If a child’s actions result in injury to another party, is that child legally responsible?
The answer to this question depends on the circumstances of the accident and the age of a child. One of the most pertinent issues in determining an answer is whether the action was negligent or intentional.
A negligent action is a result of carelessness, while an intentional action is one done on purpose. For example, if a child is throwing rocks at trees but the rock goes into the road and hits a vehicle, causing an accident, this is an example of negligence. But if a child is on an overpass throwing rocks off a bridge specifically to hit cars, this is an act of intent.
Most states will allow you to sue a child (or, much more commonly, the child’s parents or guardians) for injuries caused by intentional acts, but you may have limited recourse to sue for children’s actions of negligence.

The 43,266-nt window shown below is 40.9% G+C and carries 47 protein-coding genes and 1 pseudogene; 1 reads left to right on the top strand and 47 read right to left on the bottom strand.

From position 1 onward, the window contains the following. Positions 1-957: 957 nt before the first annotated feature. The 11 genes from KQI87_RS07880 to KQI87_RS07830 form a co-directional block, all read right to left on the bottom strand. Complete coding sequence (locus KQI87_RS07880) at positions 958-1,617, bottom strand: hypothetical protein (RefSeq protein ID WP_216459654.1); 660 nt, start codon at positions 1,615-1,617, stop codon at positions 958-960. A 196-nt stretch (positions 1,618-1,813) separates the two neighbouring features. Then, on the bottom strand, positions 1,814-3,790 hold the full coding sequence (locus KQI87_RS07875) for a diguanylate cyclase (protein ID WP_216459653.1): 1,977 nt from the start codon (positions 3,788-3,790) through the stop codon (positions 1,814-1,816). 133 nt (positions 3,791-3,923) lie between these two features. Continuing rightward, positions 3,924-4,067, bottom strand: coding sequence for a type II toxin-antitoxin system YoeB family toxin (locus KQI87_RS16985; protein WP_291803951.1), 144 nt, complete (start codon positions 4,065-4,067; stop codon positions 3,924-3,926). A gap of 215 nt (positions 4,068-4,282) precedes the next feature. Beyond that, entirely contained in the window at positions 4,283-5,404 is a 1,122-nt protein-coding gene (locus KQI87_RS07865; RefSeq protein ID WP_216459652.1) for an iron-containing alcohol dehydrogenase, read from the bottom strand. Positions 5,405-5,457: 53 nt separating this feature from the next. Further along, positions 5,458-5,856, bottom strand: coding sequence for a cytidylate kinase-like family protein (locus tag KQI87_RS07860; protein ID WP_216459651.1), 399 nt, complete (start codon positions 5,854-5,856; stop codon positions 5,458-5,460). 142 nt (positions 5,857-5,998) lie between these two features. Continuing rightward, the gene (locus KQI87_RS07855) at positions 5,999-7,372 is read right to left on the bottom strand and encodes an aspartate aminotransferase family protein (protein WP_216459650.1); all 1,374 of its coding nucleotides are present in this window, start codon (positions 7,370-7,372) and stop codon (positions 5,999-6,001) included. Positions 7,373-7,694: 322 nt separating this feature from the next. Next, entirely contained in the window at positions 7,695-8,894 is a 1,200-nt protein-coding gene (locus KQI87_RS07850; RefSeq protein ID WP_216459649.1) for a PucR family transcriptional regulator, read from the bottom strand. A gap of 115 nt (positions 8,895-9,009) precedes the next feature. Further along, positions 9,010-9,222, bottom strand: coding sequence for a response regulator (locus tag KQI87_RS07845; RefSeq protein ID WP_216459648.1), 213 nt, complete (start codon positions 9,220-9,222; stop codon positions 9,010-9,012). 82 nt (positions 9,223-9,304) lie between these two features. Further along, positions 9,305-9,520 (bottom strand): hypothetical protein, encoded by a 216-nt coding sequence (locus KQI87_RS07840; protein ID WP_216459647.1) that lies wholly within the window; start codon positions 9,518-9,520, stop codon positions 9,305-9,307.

If it was an act of negligence, a young child will typically not be held to the same standard as an adult. However, a teen driver will likely be held to the same standard as an adult in car accident cases.
Parents can be held financially responsible for damages caused by their children, whether intentional or negligent. This is because as minors, children are not expected to have the same understanding of right and wrong, and also do not have any assets of their own to pay fines.
Typically, if you are to file a lawsuit due to a child’s actions that resulted in injury, the defendant will be the parents.
For more information about how to proceed with such a lawsuit, contact a skilled Bradenton, FL personal injury lawyer at Goldman, Babboni, Fernandez & Walsh.